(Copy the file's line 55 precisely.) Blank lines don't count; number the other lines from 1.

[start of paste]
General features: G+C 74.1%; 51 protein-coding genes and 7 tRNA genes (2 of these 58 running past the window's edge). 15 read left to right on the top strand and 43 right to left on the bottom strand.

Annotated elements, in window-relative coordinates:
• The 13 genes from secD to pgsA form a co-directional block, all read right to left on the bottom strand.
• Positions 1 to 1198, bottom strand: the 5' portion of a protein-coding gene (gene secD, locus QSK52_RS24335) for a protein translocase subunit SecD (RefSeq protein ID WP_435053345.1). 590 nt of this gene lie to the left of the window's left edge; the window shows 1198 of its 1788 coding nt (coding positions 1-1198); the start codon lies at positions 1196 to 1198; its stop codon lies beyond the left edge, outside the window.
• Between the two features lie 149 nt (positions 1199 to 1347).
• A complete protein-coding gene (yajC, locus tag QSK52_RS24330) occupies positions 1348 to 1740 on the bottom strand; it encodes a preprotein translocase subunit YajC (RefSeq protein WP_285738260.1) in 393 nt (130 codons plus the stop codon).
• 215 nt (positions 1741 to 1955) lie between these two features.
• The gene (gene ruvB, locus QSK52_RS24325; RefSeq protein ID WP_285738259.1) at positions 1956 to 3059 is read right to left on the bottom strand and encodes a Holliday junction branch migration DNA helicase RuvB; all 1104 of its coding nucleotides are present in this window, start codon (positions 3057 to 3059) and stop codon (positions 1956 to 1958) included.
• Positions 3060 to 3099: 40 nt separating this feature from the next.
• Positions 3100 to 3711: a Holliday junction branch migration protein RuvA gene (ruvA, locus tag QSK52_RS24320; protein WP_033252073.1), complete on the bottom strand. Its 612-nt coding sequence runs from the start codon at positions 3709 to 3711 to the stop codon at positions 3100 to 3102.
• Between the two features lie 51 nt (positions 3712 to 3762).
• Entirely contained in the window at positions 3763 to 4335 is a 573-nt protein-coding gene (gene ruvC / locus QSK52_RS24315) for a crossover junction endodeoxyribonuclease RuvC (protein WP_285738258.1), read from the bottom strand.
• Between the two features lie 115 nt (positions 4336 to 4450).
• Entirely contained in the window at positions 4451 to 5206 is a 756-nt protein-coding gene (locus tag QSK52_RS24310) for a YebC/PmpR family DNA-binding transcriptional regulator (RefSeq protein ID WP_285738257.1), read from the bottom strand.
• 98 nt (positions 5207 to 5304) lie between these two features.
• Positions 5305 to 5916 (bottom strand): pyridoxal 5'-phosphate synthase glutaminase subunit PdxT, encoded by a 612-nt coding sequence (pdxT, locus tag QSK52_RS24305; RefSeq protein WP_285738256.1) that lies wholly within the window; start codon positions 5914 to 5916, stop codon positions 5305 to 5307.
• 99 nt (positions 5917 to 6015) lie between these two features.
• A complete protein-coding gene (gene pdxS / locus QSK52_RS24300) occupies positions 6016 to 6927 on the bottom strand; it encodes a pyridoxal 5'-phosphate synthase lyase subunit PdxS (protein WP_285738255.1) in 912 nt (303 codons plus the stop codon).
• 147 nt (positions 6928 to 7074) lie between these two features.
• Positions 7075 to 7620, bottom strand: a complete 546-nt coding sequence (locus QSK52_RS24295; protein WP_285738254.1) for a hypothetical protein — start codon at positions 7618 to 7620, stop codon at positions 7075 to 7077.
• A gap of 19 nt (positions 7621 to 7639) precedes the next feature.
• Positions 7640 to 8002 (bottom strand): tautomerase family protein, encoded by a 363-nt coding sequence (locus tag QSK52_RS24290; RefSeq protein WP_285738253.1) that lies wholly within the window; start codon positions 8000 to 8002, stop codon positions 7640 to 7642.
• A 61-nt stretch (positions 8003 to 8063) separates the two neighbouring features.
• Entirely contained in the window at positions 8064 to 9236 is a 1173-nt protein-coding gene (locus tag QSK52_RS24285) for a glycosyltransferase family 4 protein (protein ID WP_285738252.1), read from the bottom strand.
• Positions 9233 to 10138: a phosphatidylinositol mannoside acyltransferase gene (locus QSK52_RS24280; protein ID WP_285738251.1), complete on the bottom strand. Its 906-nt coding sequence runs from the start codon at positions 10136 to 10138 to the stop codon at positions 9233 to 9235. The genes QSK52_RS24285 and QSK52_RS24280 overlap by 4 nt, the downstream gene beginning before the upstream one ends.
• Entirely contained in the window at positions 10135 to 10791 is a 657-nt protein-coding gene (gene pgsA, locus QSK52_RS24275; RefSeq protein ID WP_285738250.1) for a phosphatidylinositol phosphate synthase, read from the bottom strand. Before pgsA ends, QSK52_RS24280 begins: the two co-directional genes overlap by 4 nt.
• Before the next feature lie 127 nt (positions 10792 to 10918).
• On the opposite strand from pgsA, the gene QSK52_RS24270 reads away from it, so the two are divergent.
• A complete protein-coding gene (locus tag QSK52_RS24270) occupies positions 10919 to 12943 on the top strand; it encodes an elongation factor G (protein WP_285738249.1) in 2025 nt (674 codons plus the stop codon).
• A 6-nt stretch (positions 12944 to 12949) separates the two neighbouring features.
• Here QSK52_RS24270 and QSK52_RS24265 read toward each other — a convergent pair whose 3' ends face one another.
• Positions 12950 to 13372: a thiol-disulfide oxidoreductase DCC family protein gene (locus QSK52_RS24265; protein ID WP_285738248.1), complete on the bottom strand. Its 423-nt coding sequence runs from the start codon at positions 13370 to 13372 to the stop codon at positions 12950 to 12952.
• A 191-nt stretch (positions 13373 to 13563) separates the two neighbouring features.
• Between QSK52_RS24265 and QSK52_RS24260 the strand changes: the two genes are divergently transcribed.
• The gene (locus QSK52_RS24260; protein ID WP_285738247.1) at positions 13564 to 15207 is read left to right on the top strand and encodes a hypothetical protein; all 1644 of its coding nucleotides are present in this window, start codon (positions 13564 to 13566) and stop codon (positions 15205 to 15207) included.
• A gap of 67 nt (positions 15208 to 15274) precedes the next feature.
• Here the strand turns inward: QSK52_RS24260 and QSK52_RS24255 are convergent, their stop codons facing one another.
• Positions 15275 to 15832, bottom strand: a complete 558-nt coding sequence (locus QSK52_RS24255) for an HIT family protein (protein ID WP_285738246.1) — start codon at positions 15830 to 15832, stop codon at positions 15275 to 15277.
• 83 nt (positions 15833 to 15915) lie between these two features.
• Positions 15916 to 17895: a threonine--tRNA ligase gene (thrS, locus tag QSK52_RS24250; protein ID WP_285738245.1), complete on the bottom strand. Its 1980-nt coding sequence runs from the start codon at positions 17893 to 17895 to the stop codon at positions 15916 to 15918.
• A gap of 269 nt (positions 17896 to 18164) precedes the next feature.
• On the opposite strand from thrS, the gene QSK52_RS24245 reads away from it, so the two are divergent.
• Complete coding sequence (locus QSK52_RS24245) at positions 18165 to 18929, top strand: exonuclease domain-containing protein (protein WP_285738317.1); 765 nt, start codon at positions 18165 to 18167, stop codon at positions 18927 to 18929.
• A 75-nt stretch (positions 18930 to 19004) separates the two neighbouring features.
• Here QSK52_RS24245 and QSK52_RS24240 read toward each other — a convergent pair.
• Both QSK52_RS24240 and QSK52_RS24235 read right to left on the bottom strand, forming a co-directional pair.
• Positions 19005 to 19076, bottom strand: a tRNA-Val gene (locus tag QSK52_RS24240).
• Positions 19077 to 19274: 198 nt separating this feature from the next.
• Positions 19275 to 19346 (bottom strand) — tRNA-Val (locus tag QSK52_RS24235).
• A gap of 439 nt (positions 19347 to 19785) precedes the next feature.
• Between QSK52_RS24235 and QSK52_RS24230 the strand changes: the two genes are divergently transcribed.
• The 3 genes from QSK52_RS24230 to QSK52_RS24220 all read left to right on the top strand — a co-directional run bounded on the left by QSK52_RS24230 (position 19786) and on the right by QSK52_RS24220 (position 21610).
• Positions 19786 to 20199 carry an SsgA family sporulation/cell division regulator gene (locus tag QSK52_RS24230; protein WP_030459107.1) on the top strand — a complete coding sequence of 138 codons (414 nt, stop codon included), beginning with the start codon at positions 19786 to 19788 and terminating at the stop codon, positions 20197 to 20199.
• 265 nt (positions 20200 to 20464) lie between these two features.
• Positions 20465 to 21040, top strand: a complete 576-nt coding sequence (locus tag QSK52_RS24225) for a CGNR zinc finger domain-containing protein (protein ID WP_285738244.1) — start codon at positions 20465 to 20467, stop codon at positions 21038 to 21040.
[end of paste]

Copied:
• Positions 20465 to 21040, top strand: a complete 576-nt coding sequence (locus tag QSK52_RS24225) for a CGNR zinc finger domain-containing protein (protein ID WP_285738244.1) — start codon at positions 20465 to 20467, stop codon at positions 21038 to 21040.